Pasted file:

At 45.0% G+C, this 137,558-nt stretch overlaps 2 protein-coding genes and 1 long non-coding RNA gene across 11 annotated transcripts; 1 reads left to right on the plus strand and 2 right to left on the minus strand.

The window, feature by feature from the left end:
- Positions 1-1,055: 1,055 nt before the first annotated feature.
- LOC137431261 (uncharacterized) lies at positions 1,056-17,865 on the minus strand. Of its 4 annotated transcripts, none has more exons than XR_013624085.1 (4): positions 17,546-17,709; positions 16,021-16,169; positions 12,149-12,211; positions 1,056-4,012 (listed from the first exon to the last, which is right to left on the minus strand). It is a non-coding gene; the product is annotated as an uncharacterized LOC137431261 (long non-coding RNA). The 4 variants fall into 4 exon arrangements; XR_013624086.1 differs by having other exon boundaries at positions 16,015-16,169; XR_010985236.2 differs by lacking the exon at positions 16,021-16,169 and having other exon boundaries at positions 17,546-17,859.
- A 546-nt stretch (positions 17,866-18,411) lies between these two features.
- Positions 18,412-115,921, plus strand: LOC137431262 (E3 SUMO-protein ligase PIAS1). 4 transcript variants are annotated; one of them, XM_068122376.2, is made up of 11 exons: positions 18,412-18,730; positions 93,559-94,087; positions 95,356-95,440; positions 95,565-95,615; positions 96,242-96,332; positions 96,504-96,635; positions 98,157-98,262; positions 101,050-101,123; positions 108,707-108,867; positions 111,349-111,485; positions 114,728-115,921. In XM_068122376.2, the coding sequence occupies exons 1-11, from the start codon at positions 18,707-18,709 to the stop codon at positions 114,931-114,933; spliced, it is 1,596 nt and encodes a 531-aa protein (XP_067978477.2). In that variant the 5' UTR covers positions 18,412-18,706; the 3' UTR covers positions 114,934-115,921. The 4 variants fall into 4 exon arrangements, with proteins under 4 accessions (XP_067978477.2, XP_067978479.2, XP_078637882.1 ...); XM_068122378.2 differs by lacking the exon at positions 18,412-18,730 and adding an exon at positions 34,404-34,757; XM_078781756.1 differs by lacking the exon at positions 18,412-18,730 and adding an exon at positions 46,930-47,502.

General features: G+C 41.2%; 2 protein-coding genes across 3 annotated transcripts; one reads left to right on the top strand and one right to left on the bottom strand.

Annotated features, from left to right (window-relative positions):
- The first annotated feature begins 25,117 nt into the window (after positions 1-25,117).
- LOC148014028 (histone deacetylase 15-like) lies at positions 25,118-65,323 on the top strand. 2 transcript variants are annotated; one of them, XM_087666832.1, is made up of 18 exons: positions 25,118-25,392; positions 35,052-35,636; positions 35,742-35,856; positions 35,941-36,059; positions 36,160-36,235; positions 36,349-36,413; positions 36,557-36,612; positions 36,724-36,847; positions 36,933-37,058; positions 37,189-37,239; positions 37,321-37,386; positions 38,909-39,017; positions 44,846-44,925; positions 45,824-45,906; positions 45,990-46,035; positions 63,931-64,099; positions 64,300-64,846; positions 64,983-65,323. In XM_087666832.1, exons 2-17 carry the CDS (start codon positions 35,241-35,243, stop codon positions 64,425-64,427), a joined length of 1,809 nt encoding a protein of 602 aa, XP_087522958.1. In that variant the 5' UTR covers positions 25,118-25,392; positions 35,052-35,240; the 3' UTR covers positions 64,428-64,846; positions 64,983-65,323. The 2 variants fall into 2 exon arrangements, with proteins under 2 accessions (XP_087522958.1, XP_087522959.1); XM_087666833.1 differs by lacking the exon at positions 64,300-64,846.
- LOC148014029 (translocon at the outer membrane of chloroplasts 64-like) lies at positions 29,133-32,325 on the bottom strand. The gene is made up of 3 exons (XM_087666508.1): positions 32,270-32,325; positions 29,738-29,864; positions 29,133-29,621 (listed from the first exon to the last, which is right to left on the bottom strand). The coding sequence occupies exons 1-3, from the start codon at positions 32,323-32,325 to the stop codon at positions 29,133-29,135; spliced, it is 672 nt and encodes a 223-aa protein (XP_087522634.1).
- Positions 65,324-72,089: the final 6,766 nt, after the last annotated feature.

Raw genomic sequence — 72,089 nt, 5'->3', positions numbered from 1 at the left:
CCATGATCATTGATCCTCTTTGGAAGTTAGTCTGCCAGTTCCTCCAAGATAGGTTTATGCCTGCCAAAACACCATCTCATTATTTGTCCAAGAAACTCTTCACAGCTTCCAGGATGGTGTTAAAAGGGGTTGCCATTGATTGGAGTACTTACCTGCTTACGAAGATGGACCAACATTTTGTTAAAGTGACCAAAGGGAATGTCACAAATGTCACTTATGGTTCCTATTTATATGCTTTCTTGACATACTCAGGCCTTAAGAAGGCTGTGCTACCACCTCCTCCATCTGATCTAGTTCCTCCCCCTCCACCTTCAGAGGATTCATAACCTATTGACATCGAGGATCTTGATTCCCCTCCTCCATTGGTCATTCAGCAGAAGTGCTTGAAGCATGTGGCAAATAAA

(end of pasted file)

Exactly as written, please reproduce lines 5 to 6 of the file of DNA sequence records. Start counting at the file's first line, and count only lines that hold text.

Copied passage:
- A 546-nt stretch (positions 17,866-18,411) lies between these two features.
- Positions 18,412-115,921, plus strand: LOC137431262 (E3 SUMO-protein ligase PIAS1). 4 transcript variants are annotated; one of them, XM_068122376.2, is made up of 11 exons: positions 18,412-18,730; positions 93,559-94,087; positions 95,356-95,440; positions 95,565-95,615; positions 96,242-96,332; positions 96,504-96,635; positions 98,157-98,262; positions 101,050-101,123; positions 108,707-108,867; positions 111,349-111,485; positions 114,728-115,921. In XM_068122376.2, the coding sequence occupies exons 1-11, from the start codon at positions 18,707-18,709 to the stop codon at positions 114,931-114,933; spliced, it is 1,596 nt and encodes a 531-aa protein (XP_067978477.2). In that variant the 5' UTR covers positions 18,412-18,706; the 3' UTR covers positions 114,934-115,921. The 4 variants fall into 4 exon arrangements, with proteins under 4 accessions (XP_067978477.2, XP_067978479.2, XP_078637882.1 ...); XM_068122378.2 differs by lacking the exon at positions 18,412-18,730 and adding an exon at positions 34,404-34,757; XM_078781756.1 differs by lacking the exon at positions 18,412-18,730 and adding an exon at positions 46,930-47,502.